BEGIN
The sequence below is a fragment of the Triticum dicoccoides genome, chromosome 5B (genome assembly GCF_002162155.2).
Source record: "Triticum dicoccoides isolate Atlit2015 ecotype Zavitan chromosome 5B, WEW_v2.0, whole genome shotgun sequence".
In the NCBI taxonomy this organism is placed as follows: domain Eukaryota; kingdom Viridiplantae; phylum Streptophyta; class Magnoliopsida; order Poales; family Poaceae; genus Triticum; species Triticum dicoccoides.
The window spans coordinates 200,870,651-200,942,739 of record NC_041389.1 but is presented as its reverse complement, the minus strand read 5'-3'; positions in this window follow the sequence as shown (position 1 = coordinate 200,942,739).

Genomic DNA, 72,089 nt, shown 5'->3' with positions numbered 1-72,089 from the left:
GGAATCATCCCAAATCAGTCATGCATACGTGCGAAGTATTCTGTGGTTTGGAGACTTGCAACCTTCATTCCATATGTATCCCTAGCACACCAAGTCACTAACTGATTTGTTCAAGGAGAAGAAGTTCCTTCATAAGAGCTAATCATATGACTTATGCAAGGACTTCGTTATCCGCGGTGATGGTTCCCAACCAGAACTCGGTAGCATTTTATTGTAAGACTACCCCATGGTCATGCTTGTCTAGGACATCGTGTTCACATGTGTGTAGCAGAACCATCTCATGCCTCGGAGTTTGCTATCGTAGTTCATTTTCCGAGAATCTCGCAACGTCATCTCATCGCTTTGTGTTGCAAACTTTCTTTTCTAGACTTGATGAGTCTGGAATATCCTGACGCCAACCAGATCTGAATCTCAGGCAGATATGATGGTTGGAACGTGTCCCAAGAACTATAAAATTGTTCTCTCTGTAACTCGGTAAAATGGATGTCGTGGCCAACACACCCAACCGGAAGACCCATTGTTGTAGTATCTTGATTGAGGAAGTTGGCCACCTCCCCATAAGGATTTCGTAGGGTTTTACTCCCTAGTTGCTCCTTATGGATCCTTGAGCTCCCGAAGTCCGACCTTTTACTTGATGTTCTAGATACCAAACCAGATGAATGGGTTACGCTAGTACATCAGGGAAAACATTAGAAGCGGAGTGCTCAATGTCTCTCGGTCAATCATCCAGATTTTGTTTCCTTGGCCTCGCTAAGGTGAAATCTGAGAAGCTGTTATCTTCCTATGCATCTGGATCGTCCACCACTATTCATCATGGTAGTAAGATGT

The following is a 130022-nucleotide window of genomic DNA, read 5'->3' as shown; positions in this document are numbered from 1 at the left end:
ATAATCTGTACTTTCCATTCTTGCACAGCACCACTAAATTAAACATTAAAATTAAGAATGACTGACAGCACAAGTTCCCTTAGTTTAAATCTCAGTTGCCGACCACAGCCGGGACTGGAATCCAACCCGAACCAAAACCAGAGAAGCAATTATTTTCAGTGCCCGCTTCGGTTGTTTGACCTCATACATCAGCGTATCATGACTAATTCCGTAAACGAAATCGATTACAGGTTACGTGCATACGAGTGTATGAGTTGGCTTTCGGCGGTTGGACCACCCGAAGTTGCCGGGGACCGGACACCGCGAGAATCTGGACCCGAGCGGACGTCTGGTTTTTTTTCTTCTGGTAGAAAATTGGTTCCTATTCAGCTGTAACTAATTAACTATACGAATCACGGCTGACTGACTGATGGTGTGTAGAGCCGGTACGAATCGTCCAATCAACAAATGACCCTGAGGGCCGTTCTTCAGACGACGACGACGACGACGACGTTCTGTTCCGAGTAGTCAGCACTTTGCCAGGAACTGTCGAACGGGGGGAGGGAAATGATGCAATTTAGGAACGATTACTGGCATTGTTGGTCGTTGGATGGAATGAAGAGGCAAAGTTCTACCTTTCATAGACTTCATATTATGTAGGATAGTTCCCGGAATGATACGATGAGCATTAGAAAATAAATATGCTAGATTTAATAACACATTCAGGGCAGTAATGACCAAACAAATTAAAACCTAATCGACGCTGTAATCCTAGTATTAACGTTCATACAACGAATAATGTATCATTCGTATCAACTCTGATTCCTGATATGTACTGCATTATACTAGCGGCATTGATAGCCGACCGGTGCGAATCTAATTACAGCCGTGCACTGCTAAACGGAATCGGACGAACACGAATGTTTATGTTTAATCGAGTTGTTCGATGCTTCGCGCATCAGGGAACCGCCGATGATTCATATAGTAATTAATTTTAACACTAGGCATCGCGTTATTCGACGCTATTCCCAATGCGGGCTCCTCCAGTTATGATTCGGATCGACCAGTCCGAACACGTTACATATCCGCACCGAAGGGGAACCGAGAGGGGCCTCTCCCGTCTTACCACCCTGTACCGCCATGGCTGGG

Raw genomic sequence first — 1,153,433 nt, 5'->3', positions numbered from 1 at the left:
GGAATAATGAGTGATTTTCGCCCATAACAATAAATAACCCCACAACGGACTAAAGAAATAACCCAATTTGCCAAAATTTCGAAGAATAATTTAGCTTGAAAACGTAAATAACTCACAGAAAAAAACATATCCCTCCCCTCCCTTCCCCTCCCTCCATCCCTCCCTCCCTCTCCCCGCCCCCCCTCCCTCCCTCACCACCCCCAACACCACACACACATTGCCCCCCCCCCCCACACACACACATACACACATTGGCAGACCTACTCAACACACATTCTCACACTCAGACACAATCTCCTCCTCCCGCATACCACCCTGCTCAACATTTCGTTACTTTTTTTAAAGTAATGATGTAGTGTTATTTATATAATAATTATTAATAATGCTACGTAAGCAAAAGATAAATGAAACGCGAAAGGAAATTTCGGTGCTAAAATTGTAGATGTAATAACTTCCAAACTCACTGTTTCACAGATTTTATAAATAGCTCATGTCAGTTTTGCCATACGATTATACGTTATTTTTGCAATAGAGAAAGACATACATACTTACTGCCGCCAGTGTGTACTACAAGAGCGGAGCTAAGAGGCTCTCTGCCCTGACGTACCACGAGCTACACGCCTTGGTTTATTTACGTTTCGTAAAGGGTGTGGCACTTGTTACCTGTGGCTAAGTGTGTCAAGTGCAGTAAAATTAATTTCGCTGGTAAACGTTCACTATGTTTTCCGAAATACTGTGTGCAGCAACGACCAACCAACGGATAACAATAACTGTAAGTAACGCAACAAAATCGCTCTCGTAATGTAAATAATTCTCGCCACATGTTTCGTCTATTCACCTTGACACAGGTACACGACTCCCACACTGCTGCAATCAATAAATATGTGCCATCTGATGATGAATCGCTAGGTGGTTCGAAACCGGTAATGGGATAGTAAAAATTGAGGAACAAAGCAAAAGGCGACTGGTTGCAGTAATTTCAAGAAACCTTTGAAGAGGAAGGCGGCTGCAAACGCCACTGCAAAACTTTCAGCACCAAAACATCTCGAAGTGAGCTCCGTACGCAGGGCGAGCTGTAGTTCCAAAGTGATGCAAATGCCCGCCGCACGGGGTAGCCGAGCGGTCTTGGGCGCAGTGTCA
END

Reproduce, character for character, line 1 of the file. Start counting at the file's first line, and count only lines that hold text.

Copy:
The sequence below is a fragment of the Triticum dicoccoides genome, chromosome 5B (genome assembly GCF_002162155.2).